In blossom time the pondweed shows its real beauty. The stems grow and grow, like Jack's bean stalk, and what was a bed of leaves on the pond bottom suddenly changes into a forest of high plants, each one standing tall and straight and with every leaf extended, as if its stems were as strong and stiff as ironwood; but if a wave disturbs the water the graceful undulations of the plant tell the true story of the pliant stems. There is something that arouses our admiration when we see one of these pondweeds grown so straight and tall, often three or four yards high, in order to place its little, greenish-brown flower-head above the water's surface. We have spent hours looking down into such a submerged forest, dreaming and wondering about the real meaning of such adaptations.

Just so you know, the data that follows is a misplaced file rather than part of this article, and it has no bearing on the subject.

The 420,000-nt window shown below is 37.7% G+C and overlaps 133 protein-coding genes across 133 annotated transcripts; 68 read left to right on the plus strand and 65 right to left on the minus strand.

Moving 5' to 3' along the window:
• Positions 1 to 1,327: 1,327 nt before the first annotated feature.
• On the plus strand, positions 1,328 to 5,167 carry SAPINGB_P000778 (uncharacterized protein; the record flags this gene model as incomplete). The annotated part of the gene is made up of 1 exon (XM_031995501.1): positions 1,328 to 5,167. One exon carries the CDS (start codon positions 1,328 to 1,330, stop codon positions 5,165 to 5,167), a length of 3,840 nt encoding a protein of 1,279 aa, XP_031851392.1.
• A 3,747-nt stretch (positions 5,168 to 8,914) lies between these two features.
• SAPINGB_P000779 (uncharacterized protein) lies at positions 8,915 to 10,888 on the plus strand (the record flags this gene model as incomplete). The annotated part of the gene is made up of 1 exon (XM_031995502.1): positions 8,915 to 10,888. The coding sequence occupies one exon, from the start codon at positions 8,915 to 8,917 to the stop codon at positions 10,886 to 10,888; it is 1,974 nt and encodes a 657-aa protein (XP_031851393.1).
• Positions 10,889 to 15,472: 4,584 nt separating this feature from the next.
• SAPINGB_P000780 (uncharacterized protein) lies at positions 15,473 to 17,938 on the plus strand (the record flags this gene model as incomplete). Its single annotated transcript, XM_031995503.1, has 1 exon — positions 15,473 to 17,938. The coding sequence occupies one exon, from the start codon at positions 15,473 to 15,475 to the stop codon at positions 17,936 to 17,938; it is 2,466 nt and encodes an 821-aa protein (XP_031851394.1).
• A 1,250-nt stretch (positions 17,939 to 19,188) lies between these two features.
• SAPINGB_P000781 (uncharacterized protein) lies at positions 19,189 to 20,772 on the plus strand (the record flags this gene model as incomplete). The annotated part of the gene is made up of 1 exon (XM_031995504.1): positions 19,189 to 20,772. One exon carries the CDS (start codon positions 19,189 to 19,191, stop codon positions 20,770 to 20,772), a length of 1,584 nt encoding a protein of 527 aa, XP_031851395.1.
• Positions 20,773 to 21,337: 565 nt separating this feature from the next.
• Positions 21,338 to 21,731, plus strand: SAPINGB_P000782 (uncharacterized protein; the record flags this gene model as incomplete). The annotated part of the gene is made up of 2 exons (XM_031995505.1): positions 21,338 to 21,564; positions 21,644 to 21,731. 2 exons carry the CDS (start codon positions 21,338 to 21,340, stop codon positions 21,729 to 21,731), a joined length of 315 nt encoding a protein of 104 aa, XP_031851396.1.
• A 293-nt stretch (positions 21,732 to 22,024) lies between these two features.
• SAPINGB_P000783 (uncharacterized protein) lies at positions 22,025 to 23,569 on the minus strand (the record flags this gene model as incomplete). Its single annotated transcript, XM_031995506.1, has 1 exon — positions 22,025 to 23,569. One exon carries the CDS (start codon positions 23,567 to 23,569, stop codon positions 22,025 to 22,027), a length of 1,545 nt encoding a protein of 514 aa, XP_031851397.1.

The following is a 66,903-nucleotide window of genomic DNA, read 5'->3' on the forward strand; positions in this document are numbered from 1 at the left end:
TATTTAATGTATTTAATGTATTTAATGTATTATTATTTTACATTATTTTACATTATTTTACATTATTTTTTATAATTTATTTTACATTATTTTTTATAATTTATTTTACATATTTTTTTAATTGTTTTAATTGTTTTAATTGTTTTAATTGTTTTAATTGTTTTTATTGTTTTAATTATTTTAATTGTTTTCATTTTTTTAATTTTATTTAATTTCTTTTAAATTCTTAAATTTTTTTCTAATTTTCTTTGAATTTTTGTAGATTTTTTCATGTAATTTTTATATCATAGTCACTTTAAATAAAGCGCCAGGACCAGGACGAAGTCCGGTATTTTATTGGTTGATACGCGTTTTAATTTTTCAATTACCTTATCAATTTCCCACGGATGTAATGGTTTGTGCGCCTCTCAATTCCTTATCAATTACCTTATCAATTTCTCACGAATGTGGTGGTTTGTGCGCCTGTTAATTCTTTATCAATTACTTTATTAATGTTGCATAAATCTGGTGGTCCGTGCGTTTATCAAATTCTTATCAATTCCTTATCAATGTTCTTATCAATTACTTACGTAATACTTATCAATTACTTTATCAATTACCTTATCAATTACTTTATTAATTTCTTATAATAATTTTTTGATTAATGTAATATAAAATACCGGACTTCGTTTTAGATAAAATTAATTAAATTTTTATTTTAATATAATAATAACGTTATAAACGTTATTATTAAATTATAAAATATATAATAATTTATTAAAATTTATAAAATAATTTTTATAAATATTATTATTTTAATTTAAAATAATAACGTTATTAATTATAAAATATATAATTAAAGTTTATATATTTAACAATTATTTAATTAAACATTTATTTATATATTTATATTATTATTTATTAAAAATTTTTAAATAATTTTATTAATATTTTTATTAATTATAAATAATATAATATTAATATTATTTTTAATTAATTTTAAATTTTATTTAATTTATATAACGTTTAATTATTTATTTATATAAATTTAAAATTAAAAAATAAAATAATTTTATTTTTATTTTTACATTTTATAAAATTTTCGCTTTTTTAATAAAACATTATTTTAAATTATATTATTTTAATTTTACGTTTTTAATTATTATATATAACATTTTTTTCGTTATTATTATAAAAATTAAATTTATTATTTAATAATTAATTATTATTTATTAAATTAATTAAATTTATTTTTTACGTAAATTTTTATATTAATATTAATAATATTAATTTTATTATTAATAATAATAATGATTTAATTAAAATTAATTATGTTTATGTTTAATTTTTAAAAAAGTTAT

1. Flower of a pond-weed enlarged, early stage.

2. Same at later stage.

Although the stem is flexible, the somewhat curved, enlarged portion of it just below the flower-head is rigid; it is also more spongy than the lower part of the stem and is thus fitted to float the flower. The flower itself is one of the prettiest sights that nature has to show us through a lens. It is a Maltese cross, the four reddish stigmas arranged in a solid square at the center; at each side of this central square is a double-barrelled anther, and outside of each anther is a queer, little, dipper-shaped, green sepal. When the anthers open, they push away from the stigmas and throw their pollen toward the outside. There may be thirty or more of these tiny, cross-shaped flowers in one flower-head. In the bud, the cup-shaped sepals shut down closely, exposing the stigmas first, which would indicate that they ripen before the pollen is shed. The pollen is white, and is floated from plant to plant on the surface of the water; often the water for yards will be covered with this living dust.